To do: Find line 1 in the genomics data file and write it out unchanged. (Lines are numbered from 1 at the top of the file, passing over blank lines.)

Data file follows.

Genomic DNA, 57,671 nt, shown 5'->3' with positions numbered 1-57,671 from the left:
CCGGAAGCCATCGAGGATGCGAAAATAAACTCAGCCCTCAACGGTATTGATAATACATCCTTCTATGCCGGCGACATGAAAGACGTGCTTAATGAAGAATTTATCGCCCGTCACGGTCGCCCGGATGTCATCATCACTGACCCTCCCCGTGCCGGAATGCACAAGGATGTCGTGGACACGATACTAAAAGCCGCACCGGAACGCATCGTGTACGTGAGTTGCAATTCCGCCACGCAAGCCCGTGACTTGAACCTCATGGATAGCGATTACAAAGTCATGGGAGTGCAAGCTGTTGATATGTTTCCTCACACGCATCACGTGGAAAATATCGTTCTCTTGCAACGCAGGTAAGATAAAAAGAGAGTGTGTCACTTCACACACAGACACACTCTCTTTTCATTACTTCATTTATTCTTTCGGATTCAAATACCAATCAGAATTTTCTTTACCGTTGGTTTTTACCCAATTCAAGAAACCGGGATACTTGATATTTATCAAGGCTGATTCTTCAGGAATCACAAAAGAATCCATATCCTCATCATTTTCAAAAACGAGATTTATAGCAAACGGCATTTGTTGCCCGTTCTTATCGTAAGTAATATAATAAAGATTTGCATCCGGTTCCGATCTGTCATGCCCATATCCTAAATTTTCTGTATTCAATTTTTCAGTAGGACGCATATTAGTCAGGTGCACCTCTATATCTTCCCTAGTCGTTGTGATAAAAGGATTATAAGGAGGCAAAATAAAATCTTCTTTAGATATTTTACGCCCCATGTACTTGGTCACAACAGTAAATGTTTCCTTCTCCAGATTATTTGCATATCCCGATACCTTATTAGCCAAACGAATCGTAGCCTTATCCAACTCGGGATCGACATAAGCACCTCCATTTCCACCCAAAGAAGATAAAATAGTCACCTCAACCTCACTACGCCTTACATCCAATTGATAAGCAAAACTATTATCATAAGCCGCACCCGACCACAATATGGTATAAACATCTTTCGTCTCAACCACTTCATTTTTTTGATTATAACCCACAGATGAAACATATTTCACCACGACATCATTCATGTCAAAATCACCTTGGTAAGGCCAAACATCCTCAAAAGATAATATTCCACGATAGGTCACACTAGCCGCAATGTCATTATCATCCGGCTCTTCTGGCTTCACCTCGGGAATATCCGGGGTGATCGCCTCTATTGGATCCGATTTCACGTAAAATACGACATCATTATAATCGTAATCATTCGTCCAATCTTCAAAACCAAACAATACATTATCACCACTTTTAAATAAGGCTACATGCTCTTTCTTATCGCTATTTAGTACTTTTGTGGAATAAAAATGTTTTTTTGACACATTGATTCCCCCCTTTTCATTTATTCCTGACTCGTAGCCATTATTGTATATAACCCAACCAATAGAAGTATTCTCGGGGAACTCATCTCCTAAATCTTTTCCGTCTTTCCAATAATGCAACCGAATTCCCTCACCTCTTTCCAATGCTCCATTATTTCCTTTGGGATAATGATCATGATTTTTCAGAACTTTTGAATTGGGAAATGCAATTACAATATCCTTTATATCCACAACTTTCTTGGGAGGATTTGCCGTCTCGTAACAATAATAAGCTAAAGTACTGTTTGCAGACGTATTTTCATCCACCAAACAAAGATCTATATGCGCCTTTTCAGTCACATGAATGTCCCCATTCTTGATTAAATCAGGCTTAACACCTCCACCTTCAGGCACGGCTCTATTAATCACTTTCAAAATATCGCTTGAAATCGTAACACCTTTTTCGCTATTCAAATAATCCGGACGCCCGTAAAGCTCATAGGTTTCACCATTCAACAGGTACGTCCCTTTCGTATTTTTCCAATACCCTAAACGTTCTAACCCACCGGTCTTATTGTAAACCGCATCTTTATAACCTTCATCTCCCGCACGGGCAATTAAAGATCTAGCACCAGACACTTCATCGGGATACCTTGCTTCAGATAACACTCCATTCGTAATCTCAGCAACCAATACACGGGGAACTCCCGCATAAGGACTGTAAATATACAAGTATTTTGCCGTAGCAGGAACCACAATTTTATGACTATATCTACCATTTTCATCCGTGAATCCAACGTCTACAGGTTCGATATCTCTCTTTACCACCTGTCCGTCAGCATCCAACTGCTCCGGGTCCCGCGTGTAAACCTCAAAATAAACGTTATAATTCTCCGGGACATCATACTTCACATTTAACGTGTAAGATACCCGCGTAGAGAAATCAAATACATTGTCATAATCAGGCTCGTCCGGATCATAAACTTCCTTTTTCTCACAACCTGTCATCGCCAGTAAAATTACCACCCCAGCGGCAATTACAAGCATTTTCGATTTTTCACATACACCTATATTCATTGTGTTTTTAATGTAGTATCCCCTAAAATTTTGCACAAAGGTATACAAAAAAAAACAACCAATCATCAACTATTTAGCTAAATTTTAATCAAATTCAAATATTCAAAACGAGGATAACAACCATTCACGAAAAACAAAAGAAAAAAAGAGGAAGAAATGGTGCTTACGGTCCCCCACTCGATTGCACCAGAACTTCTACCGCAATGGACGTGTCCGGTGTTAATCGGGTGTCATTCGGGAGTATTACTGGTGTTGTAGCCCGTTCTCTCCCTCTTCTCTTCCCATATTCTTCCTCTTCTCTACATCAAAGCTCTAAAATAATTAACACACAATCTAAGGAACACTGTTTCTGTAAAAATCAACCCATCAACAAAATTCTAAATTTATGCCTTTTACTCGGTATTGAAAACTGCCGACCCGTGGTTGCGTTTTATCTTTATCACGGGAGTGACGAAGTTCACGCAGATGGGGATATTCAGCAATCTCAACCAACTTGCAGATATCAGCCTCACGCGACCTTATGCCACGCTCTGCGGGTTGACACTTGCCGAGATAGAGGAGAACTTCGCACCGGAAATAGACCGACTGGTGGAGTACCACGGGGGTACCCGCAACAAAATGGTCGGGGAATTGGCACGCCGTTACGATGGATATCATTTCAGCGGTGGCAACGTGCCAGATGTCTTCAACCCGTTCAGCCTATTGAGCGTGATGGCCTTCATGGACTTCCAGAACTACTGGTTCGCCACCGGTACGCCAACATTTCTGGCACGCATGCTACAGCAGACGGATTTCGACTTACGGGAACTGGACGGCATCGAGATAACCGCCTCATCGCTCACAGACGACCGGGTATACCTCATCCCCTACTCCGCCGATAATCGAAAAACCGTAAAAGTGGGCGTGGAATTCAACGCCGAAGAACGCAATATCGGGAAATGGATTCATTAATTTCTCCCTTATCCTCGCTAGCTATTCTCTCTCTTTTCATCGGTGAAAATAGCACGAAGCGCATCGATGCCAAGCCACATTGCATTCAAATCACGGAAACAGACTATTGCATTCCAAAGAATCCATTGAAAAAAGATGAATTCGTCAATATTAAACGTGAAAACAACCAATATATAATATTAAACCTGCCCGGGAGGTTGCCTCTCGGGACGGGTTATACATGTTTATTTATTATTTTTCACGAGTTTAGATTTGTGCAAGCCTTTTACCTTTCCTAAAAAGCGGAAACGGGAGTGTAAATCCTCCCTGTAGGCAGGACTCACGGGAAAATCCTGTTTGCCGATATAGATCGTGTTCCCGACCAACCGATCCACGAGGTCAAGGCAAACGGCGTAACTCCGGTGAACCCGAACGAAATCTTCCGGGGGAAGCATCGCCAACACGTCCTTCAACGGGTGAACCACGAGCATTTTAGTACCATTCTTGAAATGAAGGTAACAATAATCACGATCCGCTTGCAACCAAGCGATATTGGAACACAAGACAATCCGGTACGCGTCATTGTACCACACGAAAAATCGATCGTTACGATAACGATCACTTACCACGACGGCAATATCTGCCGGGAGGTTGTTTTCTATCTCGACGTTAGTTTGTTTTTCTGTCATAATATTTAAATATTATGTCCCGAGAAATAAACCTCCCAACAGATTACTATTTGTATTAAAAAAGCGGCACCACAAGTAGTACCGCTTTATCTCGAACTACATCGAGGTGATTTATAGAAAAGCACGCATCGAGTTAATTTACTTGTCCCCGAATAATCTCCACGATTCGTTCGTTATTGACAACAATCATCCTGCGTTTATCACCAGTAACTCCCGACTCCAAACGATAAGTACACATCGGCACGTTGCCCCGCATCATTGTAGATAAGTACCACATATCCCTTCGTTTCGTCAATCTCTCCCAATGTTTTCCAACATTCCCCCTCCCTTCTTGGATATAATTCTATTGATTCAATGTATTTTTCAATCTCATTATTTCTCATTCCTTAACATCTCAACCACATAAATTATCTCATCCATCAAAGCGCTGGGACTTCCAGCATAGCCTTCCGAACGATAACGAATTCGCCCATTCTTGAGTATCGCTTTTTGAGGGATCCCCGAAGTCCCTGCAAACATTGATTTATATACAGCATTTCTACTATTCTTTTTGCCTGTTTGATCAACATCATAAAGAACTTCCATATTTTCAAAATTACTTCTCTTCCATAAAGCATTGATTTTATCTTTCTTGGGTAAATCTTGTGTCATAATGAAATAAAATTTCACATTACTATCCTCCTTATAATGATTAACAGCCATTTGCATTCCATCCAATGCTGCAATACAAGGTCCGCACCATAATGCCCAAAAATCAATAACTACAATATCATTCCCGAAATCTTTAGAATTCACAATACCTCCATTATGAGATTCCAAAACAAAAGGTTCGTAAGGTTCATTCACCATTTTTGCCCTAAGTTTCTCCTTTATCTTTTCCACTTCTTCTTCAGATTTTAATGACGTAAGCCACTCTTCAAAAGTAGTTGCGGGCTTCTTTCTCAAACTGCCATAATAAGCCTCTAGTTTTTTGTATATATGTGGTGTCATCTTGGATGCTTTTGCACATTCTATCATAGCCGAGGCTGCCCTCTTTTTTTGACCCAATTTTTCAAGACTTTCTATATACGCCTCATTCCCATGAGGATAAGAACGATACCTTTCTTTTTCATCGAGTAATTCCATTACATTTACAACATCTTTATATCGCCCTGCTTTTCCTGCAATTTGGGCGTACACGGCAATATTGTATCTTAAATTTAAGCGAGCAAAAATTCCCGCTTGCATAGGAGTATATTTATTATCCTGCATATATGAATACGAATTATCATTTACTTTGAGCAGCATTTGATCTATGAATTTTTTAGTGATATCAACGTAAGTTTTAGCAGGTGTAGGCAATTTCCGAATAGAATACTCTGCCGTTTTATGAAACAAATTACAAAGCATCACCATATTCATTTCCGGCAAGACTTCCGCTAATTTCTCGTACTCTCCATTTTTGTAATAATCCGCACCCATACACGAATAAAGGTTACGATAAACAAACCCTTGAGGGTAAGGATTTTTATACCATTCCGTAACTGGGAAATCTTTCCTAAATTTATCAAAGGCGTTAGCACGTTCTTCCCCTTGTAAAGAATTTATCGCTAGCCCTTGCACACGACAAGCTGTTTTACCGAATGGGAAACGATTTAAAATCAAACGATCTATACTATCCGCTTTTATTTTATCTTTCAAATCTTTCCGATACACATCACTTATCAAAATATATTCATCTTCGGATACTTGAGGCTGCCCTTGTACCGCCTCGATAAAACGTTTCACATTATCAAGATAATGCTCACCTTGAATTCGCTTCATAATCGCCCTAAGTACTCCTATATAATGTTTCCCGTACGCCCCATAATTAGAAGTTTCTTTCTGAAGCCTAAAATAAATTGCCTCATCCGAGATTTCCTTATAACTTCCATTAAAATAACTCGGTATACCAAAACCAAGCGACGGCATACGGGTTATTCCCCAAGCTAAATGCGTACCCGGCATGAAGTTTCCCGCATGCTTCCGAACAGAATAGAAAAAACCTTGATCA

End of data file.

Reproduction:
Genomic DNA, 57,671 nt, shown 5'->3' with positions numbered 1-57,671 from the left: